Photo Recon Became Fighter Duty
Marine Observation Squadron 251 in World War II
Steven K. Dixon
McFarland Publishing, Jefferson, North Carolina, 2016, 252 pages
Book Review published on: November 15, 2019
In Photo Recon Became Fighter Duty, author Steven K. Dixon set out to write a thorough World War II history of the VMFA-251, a squadron he had served in during the seventies. His quest led him down many paths: a historical society in Vermont, the Academy of Motion Picture Arts and Sciences in Los Angeles, countless hours peering through official documents in the National Archives, and a host of other research avenues. In the end, though, Dixon’s high hopes of putting together a comprehensive squadron history were apparently stymied by poor record keeping characteristic of aviation units deployed to the South Pacific, especially those in the Guadalcanal campaign, and he ended up writing not much more than a “diary of the squadron’s accomplishments during the war.” This is an accurate description.
Marine Observation Squadron 251, known as VMO 251 or more simply as the 251, came into existence on 1 December 1941. However, an observation squadron it was not. Organized as a land-based fighter squadron and equipped with the stubby Grumman F4F Wildcat, VMO 251 flew exactly one photo recon mission with its one F4F-7 Photo Reconnaissance Wildcat during the war.
Dixon describes how the unit transformed into a fighter squadron beginning when Vice Adm. John McCain, who commanded all shore-based aircraft, decided to scrap the reconnaissance mission. McCain directed VMO 251’s commander, Maj. John Hart, to get his crews ready for fighter duty, which set off a flurry of training and reorganization in the unit. McCain’s decision came as no surprise, for in the early days of the war, the formidable Japanese war machine seemed unstoppable on all fronts in all domains—land, sea, and air—requiring every ounce of strength to resist. Guadalcanal, America’s first campaign in the Pacific, proved no exception.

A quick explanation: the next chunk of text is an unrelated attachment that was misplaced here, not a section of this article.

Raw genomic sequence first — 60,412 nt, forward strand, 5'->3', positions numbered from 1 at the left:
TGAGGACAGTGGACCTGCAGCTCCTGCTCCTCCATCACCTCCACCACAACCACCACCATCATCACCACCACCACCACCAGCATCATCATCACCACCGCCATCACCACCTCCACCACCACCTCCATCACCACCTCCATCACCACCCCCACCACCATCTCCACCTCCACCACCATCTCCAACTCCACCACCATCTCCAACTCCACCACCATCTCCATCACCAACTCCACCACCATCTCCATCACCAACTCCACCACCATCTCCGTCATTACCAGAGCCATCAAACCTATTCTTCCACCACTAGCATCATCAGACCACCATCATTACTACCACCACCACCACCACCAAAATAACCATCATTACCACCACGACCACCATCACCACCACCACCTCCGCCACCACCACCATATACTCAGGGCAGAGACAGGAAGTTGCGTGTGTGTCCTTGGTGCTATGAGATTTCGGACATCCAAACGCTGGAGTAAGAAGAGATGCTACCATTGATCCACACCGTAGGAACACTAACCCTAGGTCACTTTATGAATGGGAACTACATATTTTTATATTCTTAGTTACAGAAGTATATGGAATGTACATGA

Dixon captures the extraordinary measures members of VMO 251 took to get their planes into action during those desperate hours, from uncrating their Wildcats after their long voyage to finding half their parts and most of their tools missing, to island hopping to get into range of the enemy. Finally, they reached Guadalcanal’s Henderson Field, home what became known as the Cactus Air Force.
The squadron found itself in a bitter contest with the Japanese on every strike mission, facing determined protective antiaircraft fire, ranging from heavy machine guns to large caliber antiaircraft cannons, and often in aerial combat with Japanese A6M Zero fighter planes. The author describes the adaption of a new aerial tactic called the “Thatch Weave” that allowed the slower Wildcat to compete against the more maneuverable Zero but required the pilot to fight the plane to his front and ignore the enemy on his tail; this took some nerve.